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NCJ Number: NCJ 080298     Find in a Library
Title: Is the Evidence in on the Exclusionary Rule?
Journal: American Bar Association Journal  Volume:67  Dated:(December 1981)  Pages:1642-1645
Author(s): W A Geller
Date Published: 1981
Page Count: 4
Language: English
Country: United States of America
Annotation: Experimental bases and possible approaches for determining the impact of the exclusionary rule in deterring police privacy abuses and affecting public attitudes toward crime and the criminal justice system are discussed.
Abstract: Arguments for and against the use of the exclusionary rule, which forbids the introduction at trial of evidence obtained illegally, have been based more on subjective perceptions and philosophical outlooks than empirical evidence on the impact of the rule. Although the primary intent of the exclusionary rule is to deter police abuse of citizen privacy rights, empirical investigations have not been able to assess the rule's utility in this regard because of researchers' inability to measure directly police search and seizure practices prior to the Supreme Court's imposition of the rule on the States in 1961. Following any eventual nationwide modification or abandonment of the rule, it might be possible to conduct an empirical 'before-after' test of the effect on police performance of altering the rule. Insight might also be gained into the effect of revising the rule if it were experimentally retained for some jurisdictions and changed for others. Also, other strategies for deterring police privacy abuses might be tested for their effectiveness. A General Accounting Office study of the impact of the exclusionary rule on Federal criminal prosecutions showed that illegal searches and seizures accounted for .4 percent of the cases U.S. attorneys declined to accept for prosecution and accounted for about .7 percent of the cases dismissed after prosecution had begun. Studies of the impact of the exclusionary rule in State and local criminal cases show a similar low percentage of cases refused or dismissed because of the exclusionary rule. Empirical evidence as yet does not provide solid ground for either advocates or opponents of the rule.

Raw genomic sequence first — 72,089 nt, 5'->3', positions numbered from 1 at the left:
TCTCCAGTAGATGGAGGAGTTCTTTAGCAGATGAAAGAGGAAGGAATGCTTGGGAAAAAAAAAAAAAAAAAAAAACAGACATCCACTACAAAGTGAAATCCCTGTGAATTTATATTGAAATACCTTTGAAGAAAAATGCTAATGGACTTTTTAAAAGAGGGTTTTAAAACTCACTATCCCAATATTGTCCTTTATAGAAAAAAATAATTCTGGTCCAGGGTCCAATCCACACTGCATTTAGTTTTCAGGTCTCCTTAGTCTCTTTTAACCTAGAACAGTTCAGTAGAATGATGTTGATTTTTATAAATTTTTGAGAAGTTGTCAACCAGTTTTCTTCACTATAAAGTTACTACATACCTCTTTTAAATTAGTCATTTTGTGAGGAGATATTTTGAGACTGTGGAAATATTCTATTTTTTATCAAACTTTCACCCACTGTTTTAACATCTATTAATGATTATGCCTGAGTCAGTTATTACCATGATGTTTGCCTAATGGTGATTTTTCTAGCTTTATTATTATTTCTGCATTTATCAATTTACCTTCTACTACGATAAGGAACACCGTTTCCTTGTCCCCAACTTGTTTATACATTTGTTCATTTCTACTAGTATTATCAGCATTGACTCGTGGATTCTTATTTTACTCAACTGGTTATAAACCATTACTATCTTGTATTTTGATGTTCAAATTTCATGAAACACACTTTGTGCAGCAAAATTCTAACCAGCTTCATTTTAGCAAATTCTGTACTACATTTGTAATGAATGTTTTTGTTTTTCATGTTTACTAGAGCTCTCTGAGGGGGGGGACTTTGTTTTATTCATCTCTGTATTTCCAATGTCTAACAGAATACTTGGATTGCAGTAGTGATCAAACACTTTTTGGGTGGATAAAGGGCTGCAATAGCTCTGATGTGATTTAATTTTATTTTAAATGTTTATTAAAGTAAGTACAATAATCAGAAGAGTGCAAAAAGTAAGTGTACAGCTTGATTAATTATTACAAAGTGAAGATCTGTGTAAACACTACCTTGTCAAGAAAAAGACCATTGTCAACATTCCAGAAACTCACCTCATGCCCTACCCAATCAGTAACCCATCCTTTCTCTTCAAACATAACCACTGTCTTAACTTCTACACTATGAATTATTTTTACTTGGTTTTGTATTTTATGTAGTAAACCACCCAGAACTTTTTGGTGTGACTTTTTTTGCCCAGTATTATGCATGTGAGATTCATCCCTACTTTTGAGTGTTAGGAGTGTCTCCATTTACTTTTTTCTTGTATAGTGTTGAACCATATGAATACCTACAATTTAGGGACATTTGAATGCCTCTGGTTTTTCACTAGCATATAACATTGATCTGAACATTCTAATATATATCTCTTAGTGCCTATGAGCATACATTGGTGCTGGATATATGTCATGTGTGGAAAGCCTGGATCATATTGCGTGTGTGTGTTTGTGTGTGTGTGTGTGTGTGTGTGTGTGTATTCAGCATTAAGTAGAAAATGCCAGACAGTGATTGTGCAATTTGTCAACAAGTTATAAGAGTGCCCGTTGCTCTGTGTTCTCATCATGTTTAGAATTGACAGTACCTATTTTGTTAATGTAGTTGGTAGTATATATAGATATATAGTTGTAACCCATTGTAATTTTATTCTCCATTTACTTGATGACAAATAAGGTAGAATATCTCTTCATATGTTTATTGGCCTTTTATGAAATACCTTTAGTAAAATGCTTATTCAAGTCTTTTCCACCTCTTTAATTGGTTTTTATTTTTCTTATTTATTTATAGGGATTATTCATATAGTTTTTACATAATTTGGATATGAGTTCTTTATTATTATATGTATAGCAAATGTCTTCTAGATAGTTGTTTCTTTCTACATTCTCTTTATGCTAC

Index Term(s): Search and seizure laws ; Police legal limitations ; Research methods ; Exclusionary rule ; Deterrence effectiveness
   
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